When it comes to audio, there's a few things to mention. Overall, it's pretty good - you can hear line deliveries, background sounds come off nice and balanced, and there's a good amount of zappiness to the magic. Where things get a bit more negative is where I find myself really starting to agree with one of my friends comments about the Marvel Universe - all the music really sounds quite samey. At one point during the movie, during a climactic moment when the music was really picking up, I actually thought to myself "wait a second, isn't this from the climactic part of that other movie?" I can understand wanting things to be nice and similar across all your entries, but putting out at least that one song per character that really strikes an individual node would be a nice thing too. He's a wizard, right? Maybe throw in some of the really less common instruments that you might here from something like a Tibetan folk band or something and emphasize that uniqueness from the canned big-orchestral set pieces. A person might not recall every single song individually from the Matrix movies due to their similarity, but it still has those cues and a few songs that really stand out.
Something else that really stands out in the "make me happy" field is the run time. A simple hour and half is essentially all you need from start to finish. I long for the return to the one point five being the normal (although for sure, let your directors cuts go as long as you want) showings of movies. It can really help to make a movie feel a lot more motivated and less rambling. As is expected from a M.U. movie so far down the chain, we do have references to a couple of different other movie events - although they again here don't feel like anything is required watching. You could come into this as your first of the franchise and still feel right at home - well, as right at home as you can in a plot with wizards using magically conjured weapons to try and kill each other to prevent or bring forth the giant face from dark space. Costumes are quite nice as well - which I realize now I failed to mention previously. It is sort of funny to think there's all these characters wandering around normal modern streets dressed like some kind of warrior monk - but at least the "normal" people on the streets do cast them glances that would reflect what a person seeing that might do.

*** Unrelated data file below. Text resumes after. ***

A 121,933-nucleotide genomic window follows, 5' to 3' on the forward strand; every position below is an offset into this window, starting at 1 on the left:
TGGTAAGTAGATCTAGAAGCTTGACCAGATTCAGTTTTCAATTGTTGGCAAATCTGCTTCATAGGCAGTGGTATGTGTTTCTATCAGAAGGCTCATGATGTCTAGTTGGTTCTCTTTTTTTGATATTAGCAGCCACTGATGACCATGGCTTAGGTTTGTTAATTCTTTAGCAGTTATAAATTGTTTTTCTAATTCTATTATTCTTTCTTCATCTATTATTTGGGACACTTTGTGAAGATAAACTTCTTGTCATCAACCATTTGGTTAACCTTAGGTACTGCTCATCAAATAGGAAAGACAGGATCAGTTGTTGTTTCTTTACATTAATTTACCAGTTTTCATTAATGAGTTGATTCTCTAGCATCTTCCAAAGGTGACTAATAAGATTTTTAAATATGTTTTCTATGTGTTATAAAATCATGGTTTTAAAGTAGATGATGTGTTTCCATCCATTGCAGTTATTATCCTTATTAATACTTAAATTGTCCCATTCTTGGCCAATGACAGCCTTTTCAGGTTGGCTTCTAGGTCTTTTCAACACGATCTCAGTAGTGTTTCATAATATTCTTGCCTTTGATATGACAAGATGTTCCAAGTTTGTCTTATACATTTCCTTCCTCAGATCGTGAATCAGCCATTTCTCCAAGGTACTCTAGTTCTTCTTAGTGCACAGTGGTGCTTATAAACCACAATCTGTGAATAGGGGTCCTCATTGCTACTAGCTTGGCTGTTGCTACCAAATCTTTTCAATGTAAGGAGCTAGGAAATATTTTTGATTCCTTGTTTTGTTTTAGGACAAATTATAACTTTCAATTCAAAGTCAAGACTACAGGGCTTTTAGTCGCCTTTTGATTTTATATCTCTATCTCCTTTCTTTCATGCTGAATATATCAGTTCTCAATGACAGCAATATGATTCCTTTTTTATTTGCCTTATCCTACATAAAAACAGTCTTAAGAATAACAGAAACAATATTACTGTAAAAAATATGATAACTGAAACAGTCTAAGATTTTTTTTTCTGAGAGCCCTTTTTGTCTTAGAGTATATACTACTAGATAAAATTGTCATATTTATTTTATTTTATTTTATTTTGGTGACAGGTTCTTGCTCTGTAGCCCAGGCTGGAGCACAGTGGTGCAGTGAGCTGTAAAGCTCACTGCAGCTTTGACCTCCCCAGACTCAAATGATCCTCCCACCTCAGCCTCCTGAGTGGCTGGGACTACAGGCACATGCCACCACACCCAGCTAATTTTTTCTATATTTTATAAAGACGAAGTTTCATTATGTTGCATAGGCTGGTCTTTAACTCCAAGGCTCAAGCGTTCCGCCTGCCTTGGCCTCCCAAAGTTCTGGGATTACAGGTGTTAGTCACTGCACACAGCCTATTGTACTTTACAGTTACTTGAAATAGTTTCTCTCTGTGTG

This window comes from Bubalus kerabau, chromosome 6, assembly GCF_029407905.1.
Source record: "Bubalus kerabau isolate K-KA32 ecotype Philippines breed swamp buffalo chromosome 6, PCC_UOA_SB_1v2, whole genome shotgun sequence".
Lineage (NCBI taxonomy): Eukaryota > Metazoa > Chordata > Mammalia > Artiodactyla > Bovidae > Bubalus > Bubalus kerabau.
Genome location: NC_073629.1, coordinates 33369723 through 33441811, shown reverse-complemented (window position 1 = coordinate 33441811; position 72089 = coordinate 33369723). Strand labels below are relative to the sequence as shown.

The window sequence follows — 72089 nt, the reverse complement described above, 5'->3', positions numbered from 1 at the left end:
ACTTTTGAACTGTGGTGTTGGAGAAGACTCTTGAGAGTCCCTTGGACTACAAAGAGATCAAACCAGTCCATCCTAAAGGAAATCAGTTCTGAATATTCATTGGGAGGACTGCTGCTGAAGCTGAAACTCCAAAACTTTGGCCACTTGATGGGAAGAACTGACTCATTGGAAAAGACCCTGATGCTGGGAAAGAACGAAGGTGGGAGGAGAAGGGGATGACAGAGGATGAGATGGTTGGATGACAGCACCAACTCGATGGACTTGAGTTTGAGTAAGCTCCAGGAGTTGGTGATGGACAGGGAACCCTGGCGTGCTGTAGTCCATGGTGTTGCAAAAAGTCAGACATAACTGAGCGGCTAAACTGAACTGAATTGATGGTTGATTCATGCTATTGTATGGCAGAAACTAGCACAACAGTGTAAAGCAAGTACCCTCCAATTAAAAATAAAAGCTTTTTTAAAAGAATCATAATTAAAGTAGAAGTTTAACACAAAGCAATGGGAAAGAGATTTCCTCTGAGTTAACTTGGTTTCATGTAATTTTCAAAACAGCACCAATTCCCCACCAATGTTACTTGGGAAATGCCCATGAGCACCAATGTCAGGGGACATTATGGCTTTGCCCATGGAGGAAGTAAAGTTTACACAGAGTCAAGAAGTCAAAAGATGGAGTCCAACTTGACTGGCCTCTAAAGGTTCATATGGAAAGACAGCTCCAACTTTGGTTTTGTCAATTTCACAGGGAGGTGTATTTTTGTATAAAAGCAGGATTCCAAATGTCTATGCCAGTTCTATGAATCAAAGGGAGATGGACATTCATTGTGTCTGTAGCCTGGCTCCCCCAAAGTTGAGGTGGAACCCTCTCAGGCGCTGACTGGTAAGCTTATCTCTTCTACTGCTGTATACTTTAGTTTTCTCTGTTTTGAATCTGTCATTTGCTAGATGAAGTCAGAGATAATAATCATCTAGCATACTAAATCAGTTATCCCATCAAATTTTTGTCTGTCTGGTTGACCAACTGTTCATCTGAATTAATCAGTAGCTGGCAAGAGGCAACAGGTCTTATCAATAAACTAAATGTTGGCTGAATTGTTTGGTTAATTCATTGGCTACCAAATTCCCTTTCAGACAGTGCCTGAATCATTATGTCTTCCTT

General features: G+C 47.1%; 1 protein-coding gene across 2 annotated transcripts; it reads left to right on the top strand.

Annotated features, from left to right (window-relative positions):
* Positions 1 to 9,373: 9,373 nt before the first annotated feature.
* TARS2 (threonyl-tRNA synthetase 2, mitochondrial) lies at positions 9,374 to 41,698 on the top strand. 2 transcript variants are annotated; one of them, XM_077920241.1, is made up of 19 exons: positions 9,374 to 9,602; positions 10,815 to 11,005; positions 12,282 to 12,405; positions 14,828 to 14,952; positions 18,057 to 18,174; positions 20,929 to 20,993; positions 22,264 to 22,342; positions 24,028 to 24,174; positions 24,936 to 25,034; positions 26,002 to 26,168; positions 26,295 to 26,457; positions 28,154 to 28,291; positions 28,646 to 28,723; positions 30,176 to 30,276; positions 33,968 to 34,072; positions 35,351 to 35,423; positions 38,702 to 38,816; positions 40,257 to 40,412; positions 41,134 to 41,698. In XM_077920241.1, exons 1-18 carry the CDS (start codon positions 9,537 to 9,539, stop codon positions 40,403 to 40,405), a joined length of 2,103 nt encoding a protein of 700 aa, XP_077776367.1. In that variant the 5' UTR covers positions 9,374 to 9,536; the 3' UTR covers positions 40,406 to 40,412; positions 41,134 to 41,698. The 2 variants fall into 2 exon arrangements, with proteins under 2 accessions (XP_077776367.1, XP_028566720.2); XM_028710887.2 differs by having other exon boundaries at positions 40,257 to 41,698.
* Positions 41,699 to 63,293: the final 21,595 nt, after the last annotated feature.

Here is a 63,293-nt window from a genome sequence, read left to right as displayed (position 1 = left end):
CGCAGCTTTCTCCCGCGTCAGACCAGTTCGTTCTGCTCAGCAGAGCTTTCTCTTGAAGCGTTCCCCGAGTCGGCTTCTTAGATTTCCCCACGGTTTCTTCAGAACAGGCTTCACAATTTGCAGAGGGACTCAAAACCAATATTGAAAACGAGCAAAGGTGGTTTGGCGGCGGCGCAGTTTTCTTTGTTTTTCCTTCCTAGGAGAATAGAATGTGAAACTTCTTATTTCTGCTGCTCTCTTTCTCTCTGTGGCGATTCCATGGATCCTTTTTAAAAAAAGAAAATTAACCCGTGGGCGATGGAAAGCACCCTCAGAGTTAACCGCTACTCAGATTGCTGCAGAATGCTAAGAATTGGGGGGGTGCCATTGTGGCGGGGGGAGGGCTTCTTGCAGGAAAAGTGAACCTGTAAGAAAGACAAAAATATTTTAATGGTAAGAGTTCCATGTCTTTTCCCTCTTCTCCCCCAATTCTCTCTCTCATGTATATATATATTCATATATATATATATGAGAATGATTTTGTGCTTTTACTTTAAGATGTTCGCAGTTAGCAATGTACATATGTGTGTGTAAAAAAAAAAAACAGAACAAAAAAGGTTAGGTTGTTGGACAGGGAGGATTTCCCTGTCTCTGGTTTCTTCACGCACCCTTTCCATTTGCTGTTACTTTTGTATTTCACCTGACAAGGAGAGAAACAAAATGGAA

While certainly not replacing my favorite Marvel flick anytime soon, this one came out pretty good. I'd say it's funnier than I expected, although it's main strong point and seeming focal point is impressive visuals. The movie has a 3D version, although I declined watching it for this review because - quite frankly - I just don't seem to get the most out of 3D effects anyways and was already suffering enough of a headache before coming into a movie and adding the eye strain of modern electronic 3D glasses to the mix seemed a bad idea. That being said, for people who do tend to be really susceptible to the effect I could see this being a must-see in it due to the three or four incredibly nutty scenes of effects. Honestly, I expect that eventually I will re-watch it in the third dimension myself, and at the very least the space scenes I feel will really stand out. It's a decent movie, Marvel fans have already probably seen it and don't even need to read this thing, other people will probably enjoy it because it's a decently put together movie with some pretty good acting and brain-melting collapsing worlds. Some people might want to take some medication first though, cause woo doggy is it a trip.